4.
Neurourol Urodyn ; 40(1): 397-403, 2021 01.
Article in English | MEDLINE | ID: covidwho-942443

ABSTRACT

AIMS: Severe acute respiratory syndrome coronavirus-2 (SARS-CoV-2) pandemic poses a challenge to treatment of patients with urologic chronic pelvic pain (UCPP), who are at risk to be postponed in the priority of care. We investigated pain, catastrophizing, and psychological status in UCPP patients during SARS-CoV-2 by means of Skype telephone calls. METHODS: A total of 28 UCPP patients underwent Skype video consultations. Pain intensity was assessed with Pain Numerical Rating Scale (PNRS). Pain Catastrophizing Scale (PCS) and Depression Anxiety Stress Scales (DASS-21) were used to assess catastrophizing and psychological status. RESULTS: During SARS-CoV-2, UCPP patients showed higher intensity of pain than before (mean ± SD PNRS score: 7.25 ± 0.9 vs. 5.4 ± 0.7; p < .0001), with pain exacerbation in 75%; they showed higher PCS and DASS-21 scores as compared to before the pandemic (mean ± SD PCS total score: 32.4 ± 1.2 vs. 23.7 ± 3.5; mean ± SD DASS-21 total score: 42.03 ± 4.5 vs. 34.4 ± 2.2; p < .001 and p < .001, respectively). CONCLUSION: During SARS-CoV-2 pandemic UCPP patients presented with high intensity of pain, marked catastrophizing thoughts and severe alteration of the psychological status. These observations impose the need not to postpone assessment and treatment of these patients during the pandemic. Remote visits with video telephone calls are a simple way of continuing care in UCPP patients.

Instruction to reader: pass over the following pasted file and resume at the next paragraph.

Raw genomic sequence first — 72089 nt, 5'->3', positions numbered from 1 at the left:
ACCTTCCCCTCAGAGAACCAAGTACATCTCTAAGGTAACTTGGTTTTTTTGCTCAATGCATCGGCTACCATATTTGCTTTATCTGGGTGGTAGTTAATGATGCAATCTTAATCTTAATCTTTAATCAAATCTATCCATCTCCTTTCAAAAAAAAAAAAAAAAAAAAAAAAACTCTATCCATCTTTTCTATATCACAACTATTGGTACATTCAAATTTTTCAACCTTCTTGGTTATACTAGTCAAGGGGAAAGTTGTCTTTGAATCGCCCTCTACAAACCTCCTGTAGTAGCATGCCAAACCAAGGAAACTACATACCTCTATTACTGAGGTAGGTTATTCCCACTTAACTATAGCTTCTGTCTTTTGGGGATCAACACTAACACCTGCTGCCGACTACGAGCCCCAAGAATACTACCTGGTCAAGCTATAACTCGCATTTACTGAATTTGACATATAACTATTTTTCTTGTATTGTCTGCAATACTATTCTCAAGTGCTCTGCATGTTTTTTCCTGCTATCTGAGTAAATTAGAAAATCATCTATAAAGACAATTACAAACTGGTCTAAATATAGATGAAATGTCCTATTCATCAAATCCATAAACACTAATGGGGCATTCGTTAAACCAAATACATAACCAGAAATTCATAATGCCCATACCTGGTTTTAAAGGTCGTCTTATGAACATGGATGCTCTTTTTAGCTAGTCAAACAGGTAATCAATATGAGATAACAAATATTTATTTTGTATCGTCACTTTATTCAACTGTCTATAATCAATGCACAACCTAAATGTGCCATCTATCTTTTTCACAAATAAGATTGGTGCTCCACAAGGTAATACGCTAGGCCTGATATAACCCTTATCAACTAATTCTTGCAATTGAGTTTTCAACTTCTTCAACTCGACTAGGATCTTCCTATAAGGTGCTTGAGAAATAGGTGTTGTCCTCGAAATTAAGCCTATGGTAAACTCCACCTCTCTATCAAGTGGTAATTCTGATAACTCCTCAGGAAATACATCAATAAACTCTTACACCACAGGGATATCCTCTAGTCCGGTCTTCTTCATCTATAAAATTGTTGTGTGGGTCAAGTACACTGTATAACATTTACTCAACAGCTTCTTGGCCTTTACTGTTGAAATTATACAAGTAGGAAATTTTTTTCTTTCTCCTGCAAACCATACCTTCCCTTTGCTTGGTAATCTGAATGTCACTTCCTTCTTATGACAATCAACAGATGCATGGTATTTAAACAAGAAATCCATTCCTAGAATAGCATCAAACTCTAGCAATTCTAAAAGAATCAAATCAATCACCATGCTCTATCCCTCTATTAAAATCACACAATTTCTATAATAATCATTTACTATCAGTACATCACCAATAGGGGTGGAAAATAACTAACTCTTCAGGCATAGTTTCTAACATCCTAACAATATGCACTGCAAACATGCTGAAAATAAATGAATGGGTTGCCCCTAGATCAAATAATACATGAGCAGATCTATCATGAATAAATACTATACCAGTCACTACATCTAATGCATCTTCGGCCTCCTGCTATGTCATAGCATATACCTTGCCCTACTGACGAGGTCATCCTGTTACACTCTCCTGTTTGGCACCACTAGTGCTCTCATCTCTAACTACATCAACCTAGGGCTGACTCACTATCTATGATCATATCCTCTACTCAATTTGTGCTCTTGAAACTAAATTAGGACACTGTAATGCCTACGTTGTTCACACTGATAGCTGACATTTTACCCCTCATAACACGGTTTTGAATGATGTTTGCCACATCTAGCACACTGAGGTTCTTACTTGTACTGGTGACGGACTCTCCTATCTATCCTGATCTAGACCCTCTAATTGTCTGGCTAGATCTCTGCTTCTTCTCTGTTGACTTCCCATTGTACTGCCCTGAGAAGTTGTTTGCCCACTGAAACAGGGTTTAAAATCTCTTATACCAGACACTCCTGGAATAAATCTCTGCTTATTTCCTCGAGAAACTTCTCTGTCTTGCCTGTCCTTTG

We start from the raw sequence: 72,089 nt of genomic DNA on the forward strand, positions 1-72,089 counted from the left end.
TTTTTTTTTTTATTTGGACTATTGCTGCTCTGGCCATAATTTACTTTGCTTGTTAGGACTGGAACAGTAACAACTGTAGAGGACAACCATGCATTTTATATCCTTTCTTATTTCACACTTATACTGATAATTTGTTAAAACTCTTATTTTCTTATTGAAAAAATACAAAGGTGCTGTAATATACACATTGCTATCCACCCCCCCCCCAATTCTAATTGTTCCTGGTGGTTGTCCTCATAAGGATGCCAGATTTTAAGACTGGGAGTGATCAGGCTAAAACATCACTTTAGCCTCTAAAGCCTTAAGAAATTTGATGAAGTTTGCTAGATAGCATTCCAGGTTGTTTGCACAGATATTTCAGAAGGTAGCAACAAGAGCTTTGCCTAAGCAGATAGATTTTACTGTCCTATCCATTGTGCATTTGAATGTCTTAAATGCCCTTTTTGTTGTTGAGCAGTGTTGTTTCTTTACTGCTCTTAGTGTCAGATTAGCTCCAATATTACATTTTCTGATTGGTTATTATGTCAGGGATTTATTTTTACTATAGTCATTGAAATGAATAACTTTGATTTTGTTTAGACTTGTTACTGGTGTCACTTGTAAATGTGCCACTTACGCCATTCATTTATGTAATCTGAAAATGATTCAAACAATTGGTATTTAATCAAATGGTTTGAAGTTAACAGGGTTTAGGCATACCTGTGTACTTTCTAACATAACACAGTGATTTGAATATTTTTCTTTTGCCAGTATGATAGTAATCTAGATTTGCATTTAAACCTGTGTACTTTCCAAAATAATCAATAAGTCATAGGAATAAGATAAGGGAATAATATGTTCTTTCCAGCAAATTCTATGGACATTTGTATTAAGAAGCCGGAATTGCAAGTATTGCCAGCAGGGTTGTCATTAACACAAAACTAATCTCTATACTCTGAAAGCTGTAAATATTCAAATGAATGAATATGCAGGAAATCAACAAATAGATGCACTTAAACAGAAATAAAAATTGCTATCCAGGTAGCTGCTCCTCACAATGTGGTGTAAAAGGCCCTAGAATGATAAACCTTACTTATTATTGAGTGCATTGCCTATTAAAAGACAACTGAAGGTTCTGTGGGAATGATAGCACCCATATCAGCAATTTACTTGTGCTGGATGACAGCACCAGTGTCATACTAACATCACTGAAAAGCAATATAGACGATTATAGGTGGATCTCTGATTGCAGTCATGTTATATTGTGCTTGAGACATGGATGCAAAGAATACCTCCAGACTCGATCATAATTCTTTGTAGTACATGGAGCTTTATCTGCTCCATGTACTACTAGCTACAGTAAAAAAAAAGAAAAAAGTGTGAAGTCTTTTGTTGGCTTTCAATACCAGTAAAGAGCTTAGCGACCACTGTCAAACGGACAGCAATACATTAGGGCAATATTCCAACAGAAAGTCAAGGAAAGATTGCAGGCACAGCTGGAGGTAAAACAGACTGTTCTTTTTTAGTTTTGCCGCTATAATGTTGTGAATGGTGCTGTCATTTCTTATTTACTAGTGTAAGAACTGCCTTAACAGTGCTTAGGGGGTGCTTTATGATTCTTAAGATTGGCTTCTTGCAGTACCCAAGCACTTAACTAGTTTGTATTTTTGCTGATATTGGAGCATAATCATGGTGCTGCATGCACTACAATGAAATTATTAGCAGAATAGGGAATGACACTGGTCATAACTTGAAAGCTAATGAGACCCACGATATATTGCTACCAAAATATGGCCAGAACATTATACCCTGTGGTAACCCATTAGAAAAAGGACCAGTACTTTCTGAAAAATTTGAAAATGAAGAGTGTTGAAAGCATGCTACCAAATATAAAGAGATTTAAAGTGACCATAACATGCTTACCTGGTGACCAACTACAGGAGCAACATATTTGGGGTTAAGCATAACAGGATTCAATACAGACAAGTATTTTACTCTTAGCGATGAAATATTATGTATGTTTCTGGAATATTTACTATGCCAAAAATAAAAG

Subject(s)
Anxiety/psychology , Catastrophization/physiopathology , Chronic Pain/physiopathology , Depression/psychology , Pelvic Pain/physiopathology , Telemedicine , Adult , COVID-19 , Catastrophization/psychology , Chronic Pain/psychology , Chronic Pain/therapy , Continuity of Patient Care , Delivery of Health Care , Female , Humans , Male , Middle Aged , Pain Measurement , Pandemics , Pelvic Pain/psychology , Pelvic Pain/therapy , SARS-CoV-2 , Stress, Psychological/physiopathology , Stress, Psychological/psychology , Urology , Videoconferencing
5.
Pain ; 162(2): 619-629, 2021 02 01.
Article in English | MEDLINE | ID: covidwho-940829

ABSTRACT